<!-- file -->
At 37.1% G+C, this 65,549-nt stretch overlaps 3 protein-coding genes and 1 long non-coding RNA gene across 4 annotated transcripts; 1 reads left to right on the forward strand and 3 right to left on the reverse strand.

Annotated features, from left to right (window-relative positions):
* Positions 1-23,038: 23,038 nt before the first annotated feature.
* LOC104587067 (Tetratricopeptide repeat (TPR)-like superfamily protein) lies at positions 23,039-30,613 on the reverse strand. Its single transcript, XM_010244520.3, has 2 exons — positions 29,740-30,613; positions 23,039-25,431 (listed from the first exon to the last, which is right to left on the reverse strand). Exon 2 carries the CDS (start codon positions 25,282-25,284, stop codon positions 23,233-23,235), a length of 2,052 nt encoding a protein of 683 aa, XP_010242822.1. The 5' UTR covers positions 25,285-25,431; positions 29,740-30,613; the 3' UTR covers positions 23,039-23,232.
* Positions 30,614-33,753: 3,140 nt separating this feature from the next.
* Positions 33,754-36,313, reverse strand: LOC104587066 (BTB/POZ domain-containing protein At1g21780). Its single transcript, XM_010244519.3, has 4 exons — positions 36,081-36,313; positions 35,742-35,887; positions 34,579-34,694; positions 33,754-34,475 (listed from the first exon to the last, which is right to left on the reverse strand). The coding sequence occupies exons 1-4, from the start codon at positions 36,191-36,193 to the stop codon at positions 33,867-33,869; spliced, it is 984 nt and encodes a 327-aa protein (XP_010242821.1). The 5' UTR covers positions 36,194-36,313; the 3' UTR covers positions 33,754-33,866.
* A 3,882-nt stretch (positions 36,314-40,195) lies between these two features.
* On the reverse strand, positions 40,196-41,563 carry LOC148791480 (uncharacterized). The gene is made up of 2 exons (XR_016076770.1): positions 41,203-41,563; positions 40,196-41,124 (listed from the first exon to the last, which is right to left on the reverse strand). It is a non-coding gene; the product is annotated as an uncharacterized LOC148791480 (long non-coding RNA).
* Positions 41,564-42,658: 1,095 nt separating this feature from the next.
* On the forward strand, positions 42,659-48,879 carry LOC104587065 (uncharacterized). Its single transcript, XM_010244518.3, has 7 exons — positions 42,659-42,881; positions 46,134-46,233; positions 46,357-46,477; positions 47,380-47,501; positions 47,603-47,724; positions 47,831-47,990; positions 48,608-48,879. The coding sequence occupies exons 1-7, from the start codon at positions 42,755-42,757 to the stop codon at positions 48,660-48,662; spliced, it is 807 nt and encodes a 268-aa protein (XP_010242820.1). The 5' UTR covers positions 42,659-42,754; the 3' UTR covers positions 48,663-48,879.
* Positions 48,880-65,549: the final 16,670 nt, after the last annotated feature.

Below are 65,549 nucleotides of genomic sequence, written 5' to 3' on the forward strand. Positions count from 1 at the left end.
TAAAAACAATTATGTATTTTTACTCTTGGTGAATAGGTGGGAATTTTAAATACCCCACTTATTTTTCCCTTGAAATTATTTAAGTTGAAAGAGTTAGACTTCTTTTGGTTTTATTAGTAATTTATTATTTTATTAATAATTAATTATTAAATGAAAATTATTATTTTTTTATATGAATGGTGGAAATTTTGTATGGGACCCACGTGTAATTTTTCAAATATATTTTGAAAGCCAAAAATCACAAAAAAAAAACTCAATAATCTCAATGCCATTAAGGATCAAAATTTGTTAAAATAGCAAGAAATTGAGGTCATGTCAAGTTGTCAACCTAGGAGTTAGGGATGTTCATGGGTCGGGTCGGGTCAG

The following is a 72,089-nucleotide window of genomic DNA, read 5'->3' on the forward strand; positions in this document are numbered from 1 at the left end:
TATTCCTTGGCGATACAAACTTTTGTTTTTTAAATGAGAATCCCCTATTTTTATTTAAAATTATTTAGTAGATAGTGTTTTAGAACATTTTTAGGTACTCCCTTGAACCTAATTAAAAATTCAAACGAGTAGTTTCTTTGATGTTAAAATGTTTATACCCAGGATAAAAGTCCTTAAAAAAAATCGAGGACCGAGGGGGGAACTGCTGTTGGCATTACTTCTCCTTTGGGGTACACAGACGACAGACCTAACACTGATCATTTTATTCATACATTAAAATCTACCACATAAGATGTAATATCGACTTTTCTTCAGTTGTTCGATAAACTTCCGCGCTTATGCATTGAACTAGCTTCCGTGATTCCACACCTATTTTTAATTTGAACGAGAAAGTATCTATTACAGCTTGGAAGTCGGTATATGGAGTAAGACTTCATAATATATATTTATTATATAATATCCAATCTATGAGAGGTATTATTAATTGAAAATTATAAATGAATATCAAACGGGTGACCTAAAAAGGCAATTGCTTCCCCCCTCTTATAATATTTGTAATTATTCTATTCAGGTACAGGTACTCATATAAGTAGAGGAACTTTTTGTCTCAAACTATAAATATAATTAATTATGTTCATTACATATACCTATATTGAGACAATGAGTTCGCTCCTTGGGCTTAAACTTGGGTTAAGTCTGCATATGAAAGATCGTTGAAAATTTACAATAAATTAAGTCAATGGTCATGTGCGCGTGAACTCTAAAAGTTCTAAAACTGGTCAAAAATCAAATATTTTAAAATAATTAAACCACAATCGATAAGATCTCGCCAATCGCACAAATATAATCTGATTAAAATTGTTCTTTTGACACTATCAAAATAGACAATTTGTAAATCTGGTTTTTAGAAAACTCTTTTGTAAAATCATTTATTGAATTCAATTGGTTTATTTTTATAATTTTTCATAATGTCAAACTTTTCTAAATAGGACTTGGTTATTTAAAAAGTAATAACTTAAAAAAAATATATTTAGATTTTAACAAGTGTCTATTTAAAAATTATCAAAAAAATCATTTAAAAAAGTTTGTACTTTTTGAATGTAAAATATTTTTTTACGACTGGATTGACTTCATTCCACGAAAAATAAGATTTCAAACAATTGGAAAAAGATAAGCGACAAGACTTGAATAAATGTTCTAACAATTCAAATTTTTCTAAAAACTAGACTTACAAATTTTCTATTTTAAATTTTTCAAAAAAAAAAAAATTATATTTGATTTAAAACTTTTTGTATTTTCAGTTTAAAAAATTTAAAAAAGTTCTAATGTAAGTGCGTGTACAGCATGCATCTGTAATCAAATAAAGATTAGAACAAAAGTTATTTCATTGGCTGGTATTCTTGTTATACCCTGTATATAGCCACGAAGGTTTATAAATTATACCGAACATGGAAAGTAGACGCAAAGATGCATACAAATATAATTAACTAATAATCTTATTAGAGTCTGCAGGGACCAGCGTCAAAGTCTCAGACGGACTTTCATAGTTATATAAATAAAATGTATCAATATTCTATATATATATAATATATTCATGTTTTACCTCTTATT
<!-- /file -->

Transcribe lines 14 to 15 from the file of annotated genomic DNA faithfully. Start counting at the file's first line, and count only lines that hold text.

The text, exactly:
The following is a 72,089-nucleotide window of genomic DNA, read 5'->3' on the forward strand; positions in this document are numbered from 1 at the left end:
TATTCCTTGGCGATACAAACTTTTGTTTTTTAAATGAGAATCCCCTATTTTTATTTAAAATTATTTAGTAGATAGTGTTTTAGAACATTTTTAGGTACTCCCTTGAACCTAATTAAAAATTCAAACGAGTAGTTTCTTTGATGTTAAAATGTTTATACCCAGGATAAAAGTCCTTAAAAAAAATCGAGGACCGAGGGGGGAACTGCTGTTGGCATTACTTCTCCTTTGGGGTACACAGACGACAGACCTAACACTGATCATTTTATTCATACATTAAAATCTACCACATAAGATGTAATATCGACTTTTCTTCAGTTGTTCGATAAACTTCCGCGCTTATGCATTGAACTAGCTTCCGTGATTCCACACCTATTTTTAATTTGAACGAGAAAGTATCTATTACAGCTTGGAAGTCGGTATATGGAGTAAGACTTCATAATATATATTTATTATATAATATCCAATCTATGAGAGGTATTATTAATTGAAAATTATAAATGAATATCAAACGGGTGACCTAAAAAGGCAATTGCTTCCCCCCTCTTATAATATTTGTAATTATTCTATTCAGGTACAGGTACTCATATAAGTAGAGGAACTTTTTGTCTCAAACTATAAATATAATTAATTATGTTCATTACATATACCTATATTGAGACAATGAGTTCGCTCCTTGGGCTTAAACTTGGGTTAAGTCTGCATATGAAAGATCGTTGAAAATTTACAATAAATTAAGTCAATGGTCATGTGCGCGTGAACTCTAAAAGTTCTAAAACTGGTCAAAAATCAAATATTTTAAAATAATTAAACCACAATCGATAAGATCTCGCCAATCGCACAAATATAATCTGATTAAAATTGTTCTTTTGACACTATCAAAATAGACAATTTGTAAATCTGGTTTTTAGAAAACTCTTTTGTAAAATCATTTATTGAATTCAATTGGTTTATTTTTATAATTTTTCATAATGTCAAACTTTTCTAAATAGGACTTGGTTATTTAAAAAGTAATAACTTAAAAAAAATATATTTAGATTTTAACAAGTGTCTATTTAAAAATTATCAAAAAAATCATTTAAAAAAGTTTGTACTTTTTGAATGTAAAATATTTTTTTACGACTGGATTGACTTCATTCCACGAAAAATAAGATTTCAAACAATTGGAAAAAGATAAGCGACAAGACTTGAATAAATGTTCTAACAATTCAAATTTTTCTAAAAACTAGACTTACAAATTTTCTATTTTAAATTTTTCAAAAAAAAAAAAATTATATTTGATTTAAAACTTTTTGTATTTTCAGTTTAAAAAATTTAAAAAAGTTCTAATGTAAGTGCGTGTACAGCATGCATCTGTAATCAAATAAAGATTAGAACAAAAGTTATTTCATTGGCTGGTATTCTTGTTATACCCTGTATATAGCCACGAAGGTTTATAAATTATACCGAACATGGAAAGTAGACGCAAAGATGCATACAAATATAATTAACTAATAATCTTATTAGAGTCTGCAGGGACCAGCGTCAAAGTCTCAGACGGACTTTCATAGTTATATAAATAAAATGTATCAATATTCTATATATATATAATATATTCATGTTTTACCTCTTATT